Alaska NOAA Team Examines Dead Endangered Sperm Whale
First time NOAA Fisheries has had a report of a dead sperm whale in Alaska's Inside Passage
It was a rare find: a dead sperm whale washed up on a beach in Alaska’s famed Inside Passage in Southeast Alaska. Sperm whales, which are endangered, usually hang out in deeper, offshore waters. This one—a 48-foot long male—was found beached on the east side of Lynn Canal, north of Berners Bay near Juneau.
This is the first time NOAA Fisheries has had a report of a dead sperm whale in the Inside Passage. Its discovery provided a unique opportunity for marine mammal experts from NOAA Fisheries, Alaska Department of Fish & Game, Sitka Stranding Network, and University of Alaska to perform a necropsy (or animal autopsy).
“This is an exceptional opportunity for a marine mammal biologist,” said Kate Savage, NOAA Fisheries lead veterinarian on the necropsy. “There are a lot of unknowns around sperm whale biology and life history in Alaskan waters, so we could learn a lot from this stranding.”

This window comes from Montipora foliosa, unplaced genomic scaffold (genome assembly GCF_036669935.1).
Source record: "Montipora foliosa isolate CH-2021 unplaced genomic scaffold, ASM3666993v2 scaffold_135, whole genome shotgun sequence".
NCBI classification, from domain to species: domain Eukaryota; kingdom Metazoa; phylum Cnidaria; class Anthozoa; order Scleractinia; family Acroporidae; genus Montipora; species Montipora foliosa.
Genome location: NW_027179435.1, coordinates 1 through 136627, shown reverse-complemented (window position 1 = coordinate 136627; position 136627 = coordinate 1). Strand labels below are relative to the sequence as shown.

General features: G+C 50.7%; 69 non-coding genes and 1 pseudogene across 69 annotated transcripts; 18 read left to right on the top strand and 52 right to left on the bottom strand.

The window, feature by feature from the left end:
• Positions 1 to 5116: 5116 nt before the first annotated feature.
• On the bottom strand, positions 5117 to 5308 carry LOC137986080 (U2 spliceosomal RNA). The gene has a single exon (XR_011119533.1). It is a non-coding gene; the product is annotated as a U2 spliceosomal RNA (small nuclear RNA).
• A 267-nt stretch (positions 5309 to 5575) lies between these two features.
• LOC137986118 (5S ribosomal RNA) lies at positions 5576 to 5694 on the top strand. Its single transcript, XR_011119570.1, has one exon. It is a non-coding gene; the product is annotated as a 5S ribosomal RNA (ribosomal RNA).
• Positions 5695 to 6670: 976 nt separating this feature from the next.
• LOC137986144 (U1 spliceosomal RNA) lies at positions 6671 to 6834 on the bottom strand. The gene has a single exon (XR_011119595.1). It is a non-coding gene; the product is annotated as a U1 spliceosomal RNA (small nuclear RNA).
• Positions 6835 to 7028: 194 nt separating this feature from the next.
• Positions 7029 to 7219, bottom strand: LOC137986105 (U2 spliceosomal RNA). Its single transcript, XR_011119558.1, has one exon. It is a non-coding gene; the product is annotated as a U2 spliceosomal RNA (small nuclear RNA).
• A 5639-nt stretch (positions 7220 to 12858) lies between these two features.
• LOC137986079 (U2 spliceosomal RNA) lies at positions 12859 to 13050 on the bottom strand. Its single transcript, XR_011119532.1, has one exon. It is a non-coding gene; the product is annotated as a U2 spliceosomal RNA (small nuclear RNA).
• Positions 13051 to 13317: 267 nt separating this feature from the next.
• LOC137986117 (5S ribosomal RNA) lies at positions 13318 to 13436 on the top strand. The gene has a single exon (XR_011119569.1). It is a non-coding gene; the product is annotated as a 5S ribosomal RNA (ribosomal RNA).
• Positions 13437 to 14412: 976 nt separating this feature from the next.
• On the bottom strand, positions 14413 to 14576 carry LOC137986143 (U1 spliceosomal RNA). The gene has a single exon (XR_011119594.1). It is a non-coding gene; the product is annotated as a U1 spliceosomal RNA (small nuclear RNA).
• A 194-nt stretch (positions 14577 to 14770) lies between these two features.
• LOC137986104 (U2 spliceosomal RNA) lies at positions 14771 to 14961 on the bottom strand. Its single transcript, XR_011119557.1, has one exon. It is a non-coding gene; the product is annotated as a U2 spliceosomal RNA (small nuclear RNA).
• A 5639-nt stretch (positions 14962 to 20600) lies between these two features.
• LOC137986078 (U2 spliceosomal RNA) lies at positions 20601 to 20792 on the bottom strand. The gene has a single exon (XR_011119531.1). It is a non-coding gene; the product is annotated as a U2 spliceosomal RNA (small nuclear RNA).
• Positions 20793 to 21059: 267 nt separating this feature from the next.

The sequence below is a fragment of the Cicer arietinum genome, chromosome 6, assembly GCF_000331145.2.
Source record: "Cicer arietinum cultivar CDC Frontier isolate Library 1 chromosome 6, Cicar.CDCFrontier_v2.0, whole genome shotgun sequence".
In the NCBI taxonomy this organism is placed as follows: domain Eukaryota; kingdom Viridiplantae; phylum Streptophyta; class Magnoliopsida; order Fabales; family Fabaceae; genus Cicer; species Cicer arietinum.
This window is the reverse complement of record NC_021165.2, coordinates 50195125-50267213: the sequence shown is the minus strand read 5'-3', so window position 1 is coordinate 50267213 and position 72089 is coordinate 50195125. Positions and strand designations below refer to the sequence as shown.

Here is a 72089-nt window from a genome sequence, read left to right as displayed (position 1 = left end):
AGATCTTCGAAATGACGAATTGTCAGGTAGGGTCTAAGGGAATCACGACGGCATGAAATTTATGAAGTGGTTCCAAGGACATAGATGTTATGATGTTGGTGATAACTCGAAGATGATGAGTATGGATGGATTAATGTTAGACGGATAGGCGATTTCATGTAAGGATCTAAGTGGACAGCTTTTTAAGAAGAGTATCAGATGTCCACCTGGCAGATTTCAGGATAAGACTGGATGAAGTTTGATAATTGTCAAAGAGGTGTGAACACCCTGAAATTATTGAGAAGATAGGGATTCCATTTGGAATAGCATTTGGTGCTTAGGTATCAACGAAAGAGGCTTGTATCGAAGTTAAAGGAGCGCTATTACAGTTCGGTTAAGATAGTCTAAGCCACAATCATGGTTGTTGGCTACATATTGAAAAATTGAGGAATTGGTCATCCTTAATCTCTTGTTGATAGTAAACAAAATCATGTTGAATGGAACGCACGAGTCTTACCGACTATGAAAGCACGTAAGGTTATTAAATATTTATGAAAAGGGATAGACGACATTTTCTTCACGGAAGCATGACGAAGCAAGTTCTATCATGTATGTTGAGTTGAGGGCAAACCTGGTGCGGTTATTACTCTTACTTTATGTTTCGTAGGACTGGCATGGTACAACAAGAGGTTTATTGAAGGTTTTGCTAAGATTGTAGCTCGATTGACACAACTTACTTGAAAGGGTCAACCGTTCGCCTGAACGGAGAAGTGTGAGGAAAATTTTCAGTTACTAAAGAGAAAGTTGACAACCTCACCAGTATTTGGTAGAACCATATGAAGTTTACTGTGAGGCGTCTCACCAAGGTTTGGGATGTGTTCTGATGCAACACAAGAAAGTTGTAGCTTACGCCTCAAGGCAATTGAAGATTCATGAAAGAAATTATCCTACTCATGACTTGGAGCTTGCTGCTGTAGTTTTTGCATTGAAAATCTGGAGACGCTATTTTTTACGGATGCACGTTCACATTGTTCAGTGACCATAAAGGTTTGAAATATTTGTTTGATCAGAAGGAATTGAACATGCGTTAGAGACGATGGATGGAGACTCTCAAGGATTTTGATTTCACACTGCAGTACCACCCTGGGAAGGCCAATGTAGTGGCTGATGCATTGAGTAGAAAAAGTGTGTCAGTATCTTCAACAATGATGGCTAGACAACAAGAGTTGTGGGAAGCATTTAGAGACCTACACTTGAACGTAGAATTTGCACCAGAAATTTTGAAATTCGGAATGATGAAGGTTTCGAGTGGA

On March 20 a team led by Savage collected the whale’s teeth to determine age, blubber to check for contaminants, and a variety of tissue samples to examine DNA and other health indicators.
Only two other sperm whales have been necropsied in Alaska since 1990. The first was a partial necropsy of a whale that stranded in Resurrection Bay in 2006, the second was a calf that stranded near Homer in 2009.
Researchers with the Southeast Alaska Sperm Whale Avoidance Project (SEASWAP) are working to determine if the dead sperm whale is one of three known individuals to frequent Chatham Strait and Lynn Canal, based on tagging data collected in the past five years.
“We have photos of only three individual sperm whales which have been sighted in Chatham and Lynn Canal, and we would love to know if it is one of those individuals,” said necropsy team member Lauren Wild, a doctoral student with the University of Alaska Fairbanks College of Fisheries and Ocean Science who works with SEASWAP.
SEASWAP is a unique collaboration between commercial fishermen, scientists, and fisheriesmanagers. They use acoustics, tagging, tissue sampling, and photo-identification to learn more about sperm whales in Southeast Alaska. Their ultimate goal is to test deterrents and strategies to minimize interactions between the whales and fishermen.
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